When it comes to committees, how important is strong leadership? Important enough to be a deciding factor in whether to even have a particular committee, said Marc Smiley, principal at Portland, Ore.-based consulting firm Decisions, Decisions.
“If you only have five great leaders, don’t have six committees,” Smiley advised attendees at the ABA Bar Leadership Institute this March in Chicago.
If leadership is that important, it must be better for a committee to have two co-chairs rather than a single leader, right? Actually, no, Smiley said. He prefers for there to be a single chair and a backup person called assistant chair rather than co-chair. If the assumption is that two people are sharing responsibility equally, he explained, this can create “cracks in the sofa cushions”—situations where each assumes the other has handled a particular duty.
If there’s important work to be done but no strong leader to head a committee, Smiley said, it can be far more effective to give staff the official authority and oversight, rather than setting up a committee anyway and then expecting staff to do most of the work.
Other than making sure you have enough top-notch leaders for the committees you’re considering, Smiley said there’s no set formula for determining how many committees you need. There are two types of committees that he considers a must for every bar, whatever its size: finance and leadership development. The latter, he said, is often overlooked at non-profits but is crucial to their ongoing vitality as current leaders cycle out and new ones must be identified and nurtured. Some associations also have a marketing committee, Smiley added, while others make marketing a staff function.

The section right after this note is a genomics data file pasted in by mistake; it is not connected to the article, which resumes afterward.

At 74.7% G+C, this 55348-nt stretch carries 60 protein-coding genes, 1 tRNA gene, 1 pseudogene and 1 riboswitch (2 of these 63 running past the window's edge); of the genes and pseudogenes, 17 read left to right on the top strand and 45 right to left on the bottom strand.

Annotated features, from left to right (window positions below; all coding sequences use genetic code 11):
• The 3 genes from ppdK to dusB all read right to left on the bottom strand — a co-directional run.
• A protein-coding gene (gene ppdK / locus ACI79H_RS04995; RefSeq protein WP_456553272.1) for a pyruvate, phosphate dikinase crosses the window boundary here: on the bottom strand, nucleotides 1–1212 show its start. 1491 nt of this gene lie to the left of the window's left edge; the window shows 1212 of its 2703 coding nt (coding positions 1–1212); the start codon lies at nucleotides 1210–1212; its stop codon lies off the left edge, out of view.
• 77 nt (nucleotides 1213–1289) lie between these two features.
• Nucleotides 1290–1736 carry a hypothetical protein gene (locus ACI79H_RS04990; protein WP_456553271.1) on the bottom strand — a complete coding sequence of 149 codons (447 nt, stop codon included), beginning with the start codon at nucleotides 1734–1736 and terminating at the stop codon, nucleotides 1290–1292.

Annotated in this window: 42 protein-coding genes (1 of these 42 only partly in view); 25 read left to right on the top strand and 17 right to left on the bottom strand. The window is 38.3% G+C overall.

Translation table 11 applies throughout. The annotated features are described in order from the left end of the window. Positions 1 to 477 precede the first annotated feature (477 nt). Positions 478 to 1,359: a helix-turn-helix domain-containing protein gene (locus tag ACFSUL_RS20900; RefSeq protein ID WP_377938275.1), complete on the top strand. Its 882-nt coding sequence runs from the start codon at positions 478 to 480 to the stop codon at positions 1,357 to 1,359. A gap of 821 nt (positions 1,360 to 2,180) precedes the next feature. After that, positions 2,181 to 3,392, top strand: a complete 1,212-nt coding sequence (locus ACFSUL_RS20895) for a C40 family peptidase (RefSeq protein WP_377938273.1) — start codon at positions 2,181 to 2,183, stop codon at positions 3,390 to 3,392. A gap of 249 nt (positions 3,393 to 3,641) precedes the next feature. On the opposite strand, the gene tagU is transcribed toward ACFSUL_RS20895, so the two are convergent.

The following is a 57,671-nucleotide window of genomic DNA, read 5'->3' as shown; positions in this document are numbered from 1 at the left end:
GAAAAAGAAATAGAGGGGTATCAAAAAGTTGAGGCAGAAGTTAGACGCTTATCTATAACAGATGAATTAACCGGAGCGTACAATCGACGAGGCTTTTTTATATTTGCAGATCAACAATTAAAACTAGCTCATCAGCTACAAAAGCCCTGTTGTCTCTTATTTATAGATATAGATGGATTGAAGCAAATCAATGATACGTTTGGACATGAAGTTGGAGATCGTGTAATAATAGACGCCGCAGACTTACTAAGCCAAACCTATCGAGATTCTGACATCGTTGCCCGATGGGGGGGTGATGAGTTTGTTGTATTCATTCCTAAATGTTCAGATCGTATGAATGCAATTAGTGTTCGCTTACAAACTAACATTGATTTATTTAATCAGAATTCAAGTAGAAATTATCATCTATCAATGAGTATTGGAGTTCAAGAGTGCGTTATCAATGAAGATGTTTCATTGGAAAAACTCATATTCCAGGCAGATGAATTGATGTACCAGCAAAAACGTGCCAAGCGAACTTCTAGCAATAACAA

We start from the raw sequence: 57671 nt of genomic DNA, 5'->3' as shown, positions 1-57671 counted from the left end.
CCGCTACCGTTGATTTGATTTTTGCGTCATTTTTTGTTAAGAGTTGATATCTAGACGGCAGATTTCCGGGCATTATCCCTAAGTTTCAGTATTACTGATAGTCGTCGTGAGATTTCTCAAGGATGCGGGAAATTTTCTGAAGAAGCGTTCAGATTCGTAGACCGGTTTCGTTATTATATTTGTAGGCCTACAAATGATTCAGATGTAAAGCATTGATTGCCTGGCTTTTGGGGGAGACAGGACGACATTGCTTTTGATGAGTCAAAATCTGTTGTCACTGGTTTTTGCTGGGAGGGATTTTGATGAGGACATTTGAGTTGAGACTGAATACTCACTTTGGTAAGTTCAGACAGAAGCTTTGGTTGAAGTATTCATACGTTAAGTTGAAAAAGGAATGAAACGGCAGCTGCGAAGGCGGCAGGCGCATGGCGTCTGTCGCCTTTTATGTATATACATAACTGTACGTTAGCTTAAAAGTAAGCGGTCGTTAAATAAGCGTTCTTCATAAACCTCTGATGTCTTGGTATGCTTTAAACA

A strategic planning committee is great to have, but, in an illustration of the saying that “form follows function,” Smiley noted that it works better as an ad hoc committee than a standing one. Most organizations that do strategic planning do so every three to five years, he explained, so it doesn’t make sense to have a planning committee that meets every year, all year long.
Keys to committee success
Besides strong leadership, Smiley identified the following factors as critical to the success of any committee:
| Mandate. What is the committee’s stated purpose, and who established that purpose? The more specific the mandate, Smiley said, the more likely the committee will be able to meet it. For example, he explained, the mandate can’t be “money”—is the committee’s purpose to bring in money, or manage it?
| Membership. Some associations leave committee membership largely open to whim, Smiley said—whoever wants to come to a meeting does so, and if it’s a completely different group next time, so be it. Smiley doesn’t like this informal approach, which he refers to as “y’all come.” Instead, he said, a committee needs a consistent core group on hand for every meeting; the shared knowledge they develop is simply too important to risk losing. If someone’s interested in sitting in on a meeting, that’s fine, he added—but it should be understood that this doesn’t mean they’ve joined the committee.
| Work plan. Once each committee has its mandate, Smiley said, it needs a work plan, which breaks that big job down into a few broad tasks for each quarter. It’s important to assign specific tasks to specific people and hold them accountable, he noted: “If people don’t have a job to do, they’ll either go away or get in the way.” The benefit to laying out tasks quarter by quarter, he said, is that this way, “everything isn’t a priority all at once.” This also makes it easier to develop leaders, he added: If someone does a small task well one quarter, perhaps he or she can take on more responsibility as the year progresses.
Encouraging active participation